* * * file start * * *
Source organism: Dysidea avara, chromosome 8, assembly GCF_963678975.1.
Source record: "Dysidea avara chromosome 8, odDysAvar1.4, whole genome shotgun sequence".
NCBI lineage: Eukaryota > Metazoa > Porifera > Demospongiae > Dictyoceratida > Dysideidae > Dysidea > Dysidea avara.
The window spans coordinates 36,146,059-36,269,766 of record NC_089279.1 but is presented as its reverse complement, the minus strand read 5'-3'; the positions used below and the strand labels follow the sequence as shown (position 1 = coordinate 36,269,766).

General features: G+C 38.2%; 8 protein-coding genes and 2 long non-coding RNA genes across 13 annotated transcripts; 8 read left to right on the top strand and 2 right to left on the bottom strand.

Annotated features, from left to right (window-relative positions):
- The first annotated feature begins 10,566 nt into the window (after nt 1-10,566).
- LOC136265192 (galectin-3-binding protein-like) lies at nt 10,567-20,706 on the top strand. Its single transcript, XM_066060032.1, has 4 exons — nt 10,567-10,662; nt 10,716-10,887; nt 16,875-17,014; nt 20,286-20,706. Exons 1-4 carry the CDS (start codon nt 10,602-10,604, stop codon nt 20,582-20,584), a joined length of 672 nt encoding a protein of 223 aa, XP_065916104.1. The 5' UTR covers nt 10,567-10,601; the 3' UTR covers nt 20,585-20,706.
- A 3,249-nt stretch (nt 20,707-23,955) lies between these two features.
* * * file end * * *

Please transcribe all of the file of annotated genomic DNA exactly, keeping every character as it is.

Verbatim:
Source organism: Dysidea avara, chromosome 8, assembly GCF_963678975.1.
Source record: "Dysidea avara chromosome 8, odDysAvar1.4, whole genome shotgun sequence".
NCBI lineage: Eukaryota > Metazoa > Porifera > Demospongiae > Dictyoceratida > Dysideidae > Dysidea > Dysidea avara.
The window spans coordinates 36,146,059-36,269,766 of record NC_089279.1 but is presented as its reverse complement, the minus strand read 5'-3'; the positions used below and the strand labels follow the sequence as shown (position 1 = coordinate 36,269,766).

General features: G+C 38.2%; 8 protein-coding genes and 2 long non-coding RNA genes across 13 annotated transcripts; 8 read left to right on the top strand and 2 right to left on the bottom strand.

Annotated features, from left to right (window-relative positions):
- The first annotated feature begins 10,566 nt into the window (after nt 1-10,566).
- LOC136265192 (galectin-3-binding protein-like) lies at nt 10,567-20,706 on the top strand. Its single transcript, XM_066060032.1, has 4 exons — nt 10,567-10,662; nt 10,716-10,887; nt 16,875-17,014; nt 20,286-20,706. Exons 1-4 carry the CDS (start codon nt 10,602-10,604, stop codon nt 20,582-20,584), a joined length of 672 nt encoding a protein of 223 aa, XP_065916104.1. The 5' UTR covers nt 10,567-10,601; the 3' UTR covers nt 20,585-20,706.
- A 3,249-nt stretch (nt 20,707-23,955) lies between these two features.